A victim's advocate is describing sentencing discounts for offenders as a courtroom "lolly scramble" that lets survivors down and offenders off the hook.
There was a widespread outcry when Tauranga teenager Jayden Meyer was sentenced to nine months' home detention for raping four women and sexually violating another.
Within an hour of the case going public, private victim's advocate Ruth Money was on the phone with two survivors who were asking her, 'why am I bothering?'.
"When they see a sentence like that handed down to such an abhorrent crime, sadly, it does discourage people," she said.
It's not clear how the judge reached a sentence of home detention in this case but law academic Debra Wilson has said Meyer's young age was likely a mitigating factor.
Money said this type of case, where a young serial rapist was sentenced to home detention, was more common than people might think.
"I had one very similar in April and it's not just one or two cases, there are plenty of cases that happen on a daily basis in courts around Aotearoa where the justice system fails survivors."
At the end of last month, National Party justice spokesperson Paul Goldsmith raised his concerns about the case with Justice Minister Kiri Allan during Question Time.
"Is [the minister] worried that a well-publicised sentence of nine months' home detention for a conviction of four rapes will discourage young women in New Zealand coming forward?"
Allan replied, "absolutely", before speaking to various measures the government was implementing, from increased funding to law changes to improve victims' experience in the justice system.
Goldsmith has been questioning whether this is enough; arguing the current sentencing regime that allows for multiple discounts for an offender is too flexible and lenient.
"If the message is as in the recent case that a young man can rape four women and end up not in prison but on home detention I don't think that's the right message and I think most New Zealanders would agree."
He said National was now considering changing the sentencing process to limit the discounts people could get.
This might look like making some discounts like 'youth' or 'remorse' one-offs and establishing a hard discount cap to restrict how much sentences can shrink.
This could include factors like youth or remorse being unavailable for reoffenders and hard caps on how much a sentence can shrink.
"There are good arguments for discounts ... but where it becomes difficult is if you get multiple discounts, one on top of the other, and the outcome being so far removed from the original, then we know we have an issue," Goldsmith said.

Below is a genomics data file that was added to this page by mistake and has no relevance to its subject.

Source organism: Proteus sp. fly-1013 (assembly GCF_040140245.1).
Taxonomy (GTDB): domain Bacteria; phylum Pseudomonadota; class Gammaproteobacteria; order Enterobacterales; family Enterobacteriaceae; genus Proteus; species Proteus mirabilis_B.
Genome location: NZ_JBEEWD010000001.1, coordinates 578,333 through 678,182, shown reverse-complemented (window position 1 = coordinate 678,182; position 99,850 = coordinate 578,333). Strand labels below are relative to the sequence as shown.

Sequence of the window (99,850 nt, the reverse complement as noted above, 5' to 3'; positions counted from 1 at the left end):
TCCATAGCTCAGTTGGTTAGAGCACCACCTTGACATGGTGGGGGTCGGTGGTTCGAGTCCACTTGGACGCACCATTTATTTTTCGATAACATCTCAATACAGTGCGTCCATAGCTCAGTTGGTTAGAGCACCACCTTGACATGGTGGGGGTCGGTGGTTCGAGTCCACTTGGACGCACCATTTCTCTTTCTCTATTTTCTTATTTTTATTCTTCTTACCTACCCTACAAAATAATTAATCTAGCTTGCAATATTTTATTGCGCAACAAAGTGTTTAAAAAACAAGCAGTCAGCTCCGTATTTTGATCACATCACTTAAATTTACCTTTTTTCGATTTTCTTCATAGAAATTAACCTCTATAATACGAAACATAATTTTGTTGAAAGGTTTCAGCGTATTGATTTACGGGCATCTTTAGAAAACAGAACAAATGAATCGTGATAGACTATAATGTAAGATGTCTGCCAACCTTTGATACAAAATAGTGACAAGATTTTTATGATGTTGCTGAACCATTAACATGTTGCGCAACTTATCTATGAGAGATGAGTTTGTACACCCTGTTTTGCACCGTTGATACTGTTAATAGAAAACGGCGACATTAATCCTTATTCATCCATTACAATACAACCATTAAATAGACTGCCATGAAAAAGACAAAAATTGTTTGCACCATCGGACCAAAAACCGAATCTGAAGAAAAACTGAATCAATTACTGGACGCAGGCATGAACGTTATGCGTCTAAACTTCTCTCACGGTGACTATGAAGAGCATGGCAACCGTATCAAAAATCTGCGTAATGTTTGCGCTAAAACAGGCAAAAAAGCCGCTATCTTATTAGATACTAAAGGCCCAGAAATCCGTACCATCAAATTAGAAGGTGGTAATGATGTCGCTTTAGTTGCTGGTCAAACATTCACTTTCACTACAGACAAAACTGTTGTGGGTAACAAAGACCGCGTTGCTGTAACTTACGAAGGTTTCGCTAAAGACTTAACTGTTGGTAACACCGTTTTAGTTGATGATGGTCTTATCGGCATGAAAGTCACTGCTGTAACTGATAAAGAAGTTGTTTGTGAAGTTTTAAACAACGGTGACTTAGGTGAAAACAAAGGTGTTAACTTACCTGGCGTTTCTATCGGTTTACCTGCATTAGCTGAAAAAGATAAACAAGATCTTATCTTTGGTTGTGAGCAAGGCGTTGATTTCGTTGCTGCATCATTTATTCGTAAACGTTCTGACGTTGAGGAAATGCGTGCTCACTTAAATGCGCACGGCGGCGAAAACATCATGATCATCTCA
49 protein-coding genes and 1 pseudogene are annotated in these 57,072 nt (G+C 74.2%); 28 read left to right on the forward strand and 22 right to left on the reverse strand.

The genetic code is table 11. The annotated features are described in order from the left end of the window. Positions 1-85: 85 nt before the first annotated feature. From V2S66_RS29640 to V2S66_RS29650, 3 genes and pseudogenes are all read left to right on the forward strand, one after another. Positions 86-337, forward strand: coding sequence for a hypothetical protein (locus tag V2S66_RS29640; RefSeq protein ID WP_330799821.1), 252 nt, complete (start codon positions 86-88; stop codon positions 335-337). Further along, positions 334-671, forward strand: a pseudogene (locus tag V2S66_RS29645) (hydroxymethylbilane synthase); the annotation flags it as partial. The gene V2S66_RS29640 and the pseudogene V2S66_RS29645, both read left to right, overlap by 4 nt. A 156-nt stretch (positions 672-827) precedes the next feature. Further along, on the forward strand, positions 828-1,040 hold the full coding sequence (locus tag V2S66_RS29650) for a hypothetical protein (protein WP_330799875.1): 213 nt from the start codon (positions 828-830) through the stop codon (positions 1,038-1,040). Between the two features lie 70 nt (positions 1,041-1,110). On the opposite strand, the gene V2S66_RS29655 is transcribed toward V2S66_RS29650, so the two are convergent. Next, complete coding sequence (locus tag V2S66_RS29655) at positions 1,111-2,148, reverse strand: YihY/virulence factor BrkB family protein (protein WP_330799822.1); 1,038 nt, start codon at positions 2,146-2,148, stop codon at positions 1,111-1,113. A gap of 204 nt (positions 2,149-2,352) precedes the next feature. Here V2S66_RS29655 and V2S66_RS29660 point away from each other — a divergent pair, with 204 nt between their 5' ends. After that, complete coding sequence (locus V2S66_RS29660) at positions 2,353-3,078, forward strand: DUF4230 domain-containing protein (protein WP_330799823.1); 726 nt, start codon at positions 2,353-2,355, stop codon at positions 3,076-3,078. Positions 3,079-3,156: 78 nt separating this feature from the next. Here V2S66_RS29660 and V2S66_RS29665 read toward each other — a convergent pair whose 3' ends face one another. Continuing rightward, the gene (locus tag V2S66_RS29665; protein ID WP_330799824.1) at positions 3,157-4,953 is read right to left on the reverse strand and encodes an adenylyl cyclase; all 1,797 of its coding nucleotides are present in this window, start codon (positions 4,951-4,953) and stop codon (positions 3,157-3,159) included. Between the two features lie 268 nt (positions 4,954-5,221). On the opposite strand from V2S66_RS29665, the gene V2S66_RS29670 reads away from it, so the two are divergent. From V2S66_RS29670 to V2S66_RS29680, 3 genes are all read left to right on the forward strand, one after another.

The ACT Party wants to see the end of cultural reports, ordered under Section 27 of the Sentencing Act, which often qualify an offender for a discount on account of their background.
Its justice spokespeson Nicole McKee said victims were being left out in heavily discounted sentences.
"I think it's really important that our judiciary has independence to make decisions on individual cases but when we start seeing 10 to 30 percent discounts for criminals based on their upbringing, rather than the crime they're committed and the effect it's had on a person or wider community then I think we have a disconnect there."
Money said discounts should be reviewed, agreeing it was the cumulative effect of sentencing discounts that led to outcomes that appeared out-of-step with crimes.
"It feels a little bit like a lolly scramble where discounts are just thrown around the coutrooom; remorse, first time offender, a Section 27 report that means the offender gets more discount for his or her background.
"And then all of the sudden the victim's sitting there saying, 'why did I bother?', and 'it certainly doesn't feel fair'."
Allan, a lawyer herself, said while she was always looking to improve the system it was never designed to right wrongs.
"If you go into the justice system seeking the inverse, the righting of a wrong, I don't know that our justice system has ever been geared to do that.
"Are we expecting that the harm done within the community is righted through our court process? I don't know whether that is actually possible."
Allan pointed to the work the government was doing to "turn the tide" on victims' experiences in the justice system and said while people were right to expect more from the system, she wouldn't be rushing any law changes.
"The question I'm always asking myself with any decision we ever make is, is the consequence of the law we're changing ultimately going to bring about better outcomes, or longer term harm?"
Both Money and Goldsmith argued this "longer term harm" was happening now - to victims.
They pointed out no one was arguing for an end to all discounts; but a system that applied them consistently and in a way that did not put victims off from taking part in the justice process.